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…and we wandered through the exhibits teaching us about the Revolutionary War…And where Joe asked the Park Ranger what, exactly, had changed the landscape so much in the 10+ years since he had been here. About 10 years ago, the management plan for the park changed. It used to be a grassland, on purpose, which they harvested once or twice a year, to maintain it in a prairie-like state that the Parks Department felt was representative of the historical timeframe that they were preserving. But, the Park Ranger explained, they began to have trouble with invasive species. And with Lyme disease. The deer were bringing Lyme disease and invasive plants into the park. And they also kept hitting cars. So the deer were culled. So now, you have a non-grassland choked with invasive plants, and no deer. I’m not totally clear on the new management plan – maybe with the deer gone, they hope to eventually do something about the invasive plant species and create some type of enjoyable fields again? Or pave the whole the thing since they clearly never have enough parking for all the visitors? It’s a little vague. Weird. I said that already, right?

At any rate, I enjoyed re-learning a little bit about the Revolutionary War, which I have long-forgotten from my school years, but I came away ever-more-greatly-puzzled at the strange state of decay of this park and the fuzzy human logic that went along with it.

After a little history, it was time to visit some family! We spent the evening with Nonnna, Joe’s mom, and then headed back to camp for the night, armed with light-up-foam-swords that the kids made interesting use of! 

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And Sunday was another family day, with a wonderful stop to see Joe’s great-aunt, in her early 90’s and still spritely, who we found sitting on her back porch chatting with her sweet next-door-neighbor. We picked up sandwiches from Screpesi’s, a favorite with Joe and his grandfather, which was still in the family and still making amazing Italian hoagies! And then it was time for fun in the pool with Nonna, home-cooked meals, and lots of running around in the yard! You can see the results, below 🙂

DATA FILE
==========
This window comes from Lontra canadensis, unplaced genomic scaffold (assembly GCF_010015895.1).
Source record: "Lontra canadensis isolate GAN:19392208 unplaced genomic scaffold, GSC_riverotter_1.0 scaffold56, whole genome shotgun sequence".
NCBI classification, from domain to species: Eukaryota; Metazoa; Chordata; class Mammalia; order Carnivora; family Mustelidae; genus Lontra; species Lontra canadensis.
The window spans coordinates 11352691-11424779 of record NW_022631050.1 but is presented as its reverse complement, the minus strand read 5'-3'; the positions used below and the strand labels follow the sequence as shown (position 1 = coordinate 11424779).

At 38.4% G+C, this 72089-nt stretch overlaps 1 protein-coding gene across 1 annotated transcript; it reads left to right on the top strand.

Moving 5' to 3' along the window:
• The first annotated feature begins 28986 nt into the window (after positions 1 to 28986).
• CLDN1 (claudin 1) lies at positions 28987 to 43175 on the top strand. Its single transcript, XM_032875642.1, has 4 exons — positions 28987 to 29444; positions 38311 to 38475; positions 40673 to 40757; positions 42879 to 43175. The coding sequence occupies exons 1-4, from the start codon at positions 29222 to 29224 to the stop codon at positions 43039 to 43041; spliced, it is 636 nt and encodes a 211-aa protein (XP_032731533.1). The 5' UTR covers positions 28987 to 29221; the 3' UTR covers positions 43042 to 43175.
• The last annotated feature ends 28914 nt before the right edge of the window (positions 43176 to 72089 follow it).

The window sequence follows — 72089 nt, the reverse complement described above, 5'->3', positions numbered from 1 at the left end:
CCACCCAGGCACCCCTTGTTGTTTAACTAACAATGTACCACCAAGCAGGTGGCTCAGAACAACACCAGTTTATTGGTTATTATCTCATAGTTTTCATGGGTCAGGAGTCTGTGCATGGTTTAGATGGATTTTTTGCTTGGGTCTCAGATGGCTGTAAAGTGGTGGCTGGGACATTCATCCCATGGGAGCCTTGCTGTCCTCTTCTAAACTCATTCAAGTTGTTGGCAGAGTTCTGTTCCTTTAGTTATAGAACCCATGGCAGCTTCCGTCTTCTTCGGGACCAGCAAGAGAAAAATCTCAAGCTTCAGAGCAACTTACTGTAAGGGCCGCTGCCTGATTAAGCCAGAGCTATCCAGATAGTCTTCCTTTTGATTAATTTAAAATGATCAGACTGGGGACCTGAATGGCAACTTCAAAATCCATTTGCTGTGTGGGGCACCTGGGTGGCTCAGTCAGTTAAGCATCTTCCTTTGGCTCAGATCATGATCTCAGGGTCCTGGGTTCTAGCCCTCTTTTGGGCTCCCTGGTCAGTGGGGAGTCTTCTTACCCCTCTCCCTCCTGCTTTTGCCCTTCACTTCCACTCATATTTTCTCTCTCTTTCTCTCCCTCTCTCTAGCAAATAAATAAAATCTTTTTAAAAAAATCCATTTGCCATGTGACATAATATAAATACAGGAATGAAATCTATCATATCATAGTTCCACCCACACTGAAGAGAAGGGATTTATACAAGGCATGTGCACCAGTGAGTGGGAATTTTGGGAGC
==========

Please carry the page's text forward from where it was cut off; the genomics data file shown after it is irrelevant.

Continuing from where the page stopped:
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The toy that Spencer is snuggling, after having fallen asleep on the 15-minute car-ride back to camp, is a Hess truck, a toy from Joe’s childhood. The Hess gas company used to release a toy truck every year, 18-wheelers of all different kinds, one with a helicopter on the flatbed, one with a racecar inside the trailer…It was a great find in Nonna’s garage!

On Monday morning, we began another small journey through Joe’s past. We began in the town of Reading, where as a kid he remembered picking up fresh bread from the locally-famous ATV bakery, which we did, and it was still delicious…

And he remembered picking up fresh pretzels from a little neighborhood house, which was still there, so we got a dozen…

And then we drove out to the site of one of his childhood homes, which had been completely demolished and replaced with an assisted living community…Sadly, the largest-mulberry-tree-he-had-ever-seen was gone.

We continued on to the Hawk Mountain raptor sanctuary, where Joe had enjoyed many-a-hike back in the day. We had actually hiked here together once, years ago, when Asher was just a little guy in an infant-carrier!

It was lovely! It was a sunny, cool day, with the very beginnings of fall in the air. Rangers were up at the summit, counting species, as the first signs of annual migrations were beginning.

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We were surprised, once again, by the incredible variety of mushrooms springing up on a sunny day after a damp evening!

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This one looked like gray velvet, though I didn’t touch it…


And this one reminded me of the Creator, who made the things in the ocean as well as the things on the land – you can see how some ideas could be equally beautiful in either setting! Doesn’t this look just like some lovely ocean coral?

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Or these, that mimic the crystalline calcite sculptures that you find far underground in a limestone cavern!

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Well, anyway, it was a beautiful day for it, and we thoroughly enjoyed our walk through the forest up to the rocky hilltop that held an expansive view across the surrounding areas.


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Some things never change, and some things do…Walks down memory lane are always a mix, but always worth the time!